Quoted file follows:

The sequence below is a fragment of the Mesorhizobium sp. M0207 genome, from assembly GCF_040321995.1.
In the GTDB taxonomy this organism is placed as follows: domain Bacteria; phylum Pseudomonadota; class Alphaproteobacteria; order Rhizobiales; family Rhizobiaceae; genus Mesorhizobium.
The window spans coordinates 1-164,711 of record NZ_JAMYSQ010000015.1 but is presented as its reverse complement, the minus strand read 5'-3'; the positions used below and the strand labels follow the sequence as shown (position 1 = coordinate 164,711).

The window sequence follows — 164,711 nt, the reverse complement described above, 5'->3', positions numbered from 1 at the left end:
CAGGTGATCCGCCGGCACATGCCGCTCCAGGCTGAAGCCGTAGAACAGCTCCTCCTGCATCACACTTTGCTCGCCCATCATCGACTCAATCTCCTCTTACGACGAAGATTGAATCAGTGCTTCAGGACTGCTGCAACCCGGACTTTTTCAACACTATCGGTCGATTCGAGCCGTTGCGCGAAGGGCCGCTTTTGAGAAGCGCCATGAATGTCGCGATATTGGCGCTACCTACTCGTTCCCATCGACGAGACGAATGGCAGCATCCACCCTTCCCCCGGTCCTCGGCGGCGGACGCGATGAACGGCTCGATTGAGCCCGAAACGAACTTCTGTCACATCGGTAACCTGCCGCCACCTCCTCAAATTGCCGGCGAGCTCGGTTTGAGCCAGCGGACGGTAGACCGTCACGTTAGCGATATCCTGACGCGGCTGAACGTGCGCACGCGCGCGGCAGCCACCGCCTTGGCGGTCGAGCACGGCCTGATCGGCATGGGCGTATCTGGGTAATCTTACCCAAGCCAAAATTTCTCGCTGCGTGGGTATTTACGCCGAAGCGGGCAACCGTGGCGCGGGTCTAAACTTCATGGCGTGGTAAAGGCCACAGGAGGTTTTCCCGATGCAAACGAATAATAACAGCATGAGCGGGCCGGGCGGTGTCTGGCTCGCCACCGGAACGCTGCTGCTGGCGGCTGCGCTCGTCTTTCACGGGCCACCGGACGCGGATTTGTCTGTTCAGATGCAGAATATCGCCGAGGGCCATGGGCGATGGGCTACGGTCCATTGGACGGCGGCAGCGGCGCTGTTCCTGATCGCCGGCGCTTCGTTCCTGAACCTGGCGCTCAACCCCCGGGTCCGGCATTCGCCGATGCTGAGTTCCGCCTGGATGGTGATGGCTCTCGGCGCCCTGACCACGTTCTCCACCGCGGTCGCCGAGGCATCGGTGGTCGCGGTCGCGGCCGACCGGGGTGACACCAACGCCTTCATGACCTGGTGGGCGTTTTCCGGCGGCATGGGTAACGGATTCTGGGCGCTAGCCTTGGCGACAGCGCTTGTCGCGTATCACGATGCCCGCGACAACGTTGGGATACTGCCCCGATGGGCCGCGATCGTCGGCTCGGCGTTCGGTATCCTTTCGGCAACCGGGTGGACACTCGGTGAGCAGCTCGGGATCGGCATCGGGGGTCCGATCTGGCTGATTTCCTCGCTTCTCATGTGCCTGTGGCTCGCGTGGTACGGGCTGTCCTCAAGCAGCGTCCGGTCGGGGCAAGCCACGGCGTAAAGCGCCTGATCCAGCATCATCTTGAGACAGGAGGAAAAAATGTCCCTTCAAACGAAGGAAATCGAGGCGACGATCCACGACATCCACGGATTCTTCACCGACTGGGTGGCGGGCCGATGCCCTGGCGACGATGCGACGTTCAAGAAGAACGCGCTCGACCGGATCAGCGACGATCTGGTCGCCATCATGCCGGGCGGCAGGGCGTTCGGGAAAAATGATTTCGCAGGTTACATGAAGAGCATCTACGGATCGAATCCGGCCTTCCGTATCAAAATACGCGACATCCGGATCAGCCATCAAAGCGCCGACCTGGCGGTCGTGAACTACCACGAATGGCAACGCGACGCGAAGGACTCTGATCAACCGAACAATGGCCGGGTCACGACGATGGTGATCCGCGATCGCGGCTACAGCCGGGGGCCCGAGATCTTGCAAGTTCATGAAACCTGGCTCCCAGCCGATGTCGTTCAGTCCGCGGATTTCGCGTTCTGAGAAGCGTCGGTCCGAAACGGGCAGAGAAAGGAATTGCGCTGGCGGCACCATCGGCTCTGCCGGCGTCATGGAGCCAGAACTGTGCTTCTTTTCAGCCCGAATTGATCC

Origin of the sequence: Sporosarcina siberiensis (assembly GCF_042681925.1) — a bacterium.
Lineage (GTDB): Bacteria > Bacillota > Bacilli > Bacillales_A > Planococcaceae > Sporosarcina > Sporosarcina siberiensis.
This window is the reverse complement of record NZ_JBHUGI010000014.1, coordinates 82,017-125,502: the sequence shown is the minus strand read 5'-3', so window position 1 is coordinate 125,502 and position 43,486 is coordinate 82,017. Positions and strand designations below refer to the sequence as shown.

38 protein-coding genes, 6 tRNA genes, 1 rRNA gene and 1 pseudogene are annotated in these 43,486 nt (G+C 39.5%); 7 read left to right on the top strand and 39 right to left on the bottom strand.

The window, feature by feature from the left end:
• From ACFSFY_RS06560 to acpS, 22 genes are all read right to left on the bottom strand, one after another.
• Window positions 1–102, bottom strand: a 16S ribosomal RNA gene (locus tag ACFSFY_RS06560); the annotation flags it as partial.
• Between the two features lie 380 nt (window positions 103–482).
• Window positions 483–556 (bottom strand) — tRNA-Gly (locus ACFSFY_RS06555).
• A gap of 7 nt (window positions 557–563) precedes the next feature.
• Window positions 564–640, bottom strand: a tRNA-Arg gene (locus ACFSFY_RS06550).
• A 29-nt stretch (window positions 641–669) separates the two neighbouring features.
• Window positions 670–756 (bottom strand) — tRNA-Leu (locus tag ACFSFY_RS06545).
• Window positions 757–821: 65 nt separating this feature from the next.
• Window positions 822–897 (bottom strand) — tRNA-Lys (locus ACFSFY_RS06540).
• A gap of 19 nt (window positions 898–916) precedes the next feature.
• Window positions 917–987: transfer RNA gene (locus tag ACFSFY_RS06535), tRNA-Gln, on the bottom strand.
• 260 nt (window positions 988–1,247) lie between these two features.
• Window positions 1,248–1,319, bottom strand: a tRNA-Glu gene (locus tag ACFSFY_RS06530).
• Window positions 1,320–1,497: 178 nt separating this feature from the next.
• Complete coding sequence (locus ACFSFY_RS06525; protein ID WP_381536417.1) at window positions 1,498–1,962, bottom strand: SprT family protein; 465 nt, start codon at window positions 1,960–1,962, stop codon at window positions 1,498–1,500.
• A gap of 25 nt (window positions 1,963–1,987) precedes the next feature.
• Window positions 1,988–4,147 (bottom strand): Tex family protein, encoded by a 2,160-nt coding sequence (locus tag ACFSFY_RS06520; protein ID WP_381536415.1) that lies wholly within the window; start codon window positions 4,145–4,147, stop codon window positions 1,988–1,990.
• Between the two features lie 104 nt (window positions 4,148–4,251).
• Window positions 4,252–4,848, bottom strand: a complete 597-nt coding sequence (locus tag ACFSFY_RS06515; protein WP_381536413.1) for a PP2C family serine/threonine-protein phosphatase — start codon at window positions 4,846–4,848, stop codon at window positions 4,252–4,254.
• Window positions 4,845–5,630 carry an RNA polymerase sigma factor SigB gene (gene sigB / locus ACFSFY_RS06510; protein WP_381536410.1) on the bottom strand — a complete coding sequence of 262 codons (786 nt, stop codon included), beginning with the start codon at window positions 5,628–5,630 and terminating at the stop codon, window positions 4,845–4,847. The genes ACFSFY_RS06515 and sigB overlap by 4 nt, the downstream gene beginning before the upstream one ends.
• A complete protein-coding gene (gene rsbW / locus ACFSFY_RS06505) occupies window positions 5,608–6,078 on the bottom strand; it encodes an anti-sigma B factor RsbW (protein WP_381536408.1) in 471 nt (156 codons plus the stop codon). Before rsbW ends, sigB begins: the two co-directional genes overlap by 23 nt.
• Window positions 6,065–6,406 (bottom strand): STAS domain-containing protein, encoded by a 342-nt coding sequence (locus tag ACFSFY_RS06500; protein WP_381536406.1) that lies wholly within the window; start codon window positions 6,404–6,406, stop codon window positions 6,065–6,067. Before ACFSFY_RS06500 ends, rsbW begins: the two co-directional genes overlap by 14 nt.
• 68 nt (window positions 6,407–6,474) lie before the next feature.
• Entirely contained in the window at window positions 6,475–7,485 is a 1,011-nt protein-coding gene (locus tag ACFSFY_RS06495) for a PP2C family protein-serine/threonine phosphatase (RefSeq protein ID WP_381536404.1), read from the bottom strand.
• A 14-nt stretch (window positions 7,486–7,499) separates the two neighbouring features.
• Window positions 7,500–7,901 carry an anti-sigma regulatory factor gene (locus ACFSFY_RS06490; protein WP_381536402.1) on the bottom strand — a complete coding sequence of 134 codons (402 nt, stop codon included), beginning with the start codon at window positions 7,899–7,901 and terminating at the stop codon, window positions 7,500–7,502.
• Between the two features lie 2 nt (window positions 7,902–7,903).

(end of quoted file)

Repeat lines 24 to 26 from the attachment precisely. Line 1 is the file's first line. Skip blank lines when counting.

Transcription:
• Window positions 1,248–1,319, bottom strand: a tRNA-Glu gene (locus tag ACFSFY_RS06530).
• Window positions 1,320–1,497: 178 nt separating this feature from the next.
• Complete coding sequence (locus ACFSFY_RS06525; protein ID WP_381536417.1) at window positions 1,498–1,962, bottom strand: SprT family protein; 465 nt, start codon at window positions 1,960–1,962, stop codon at window positions 1,498–1,500.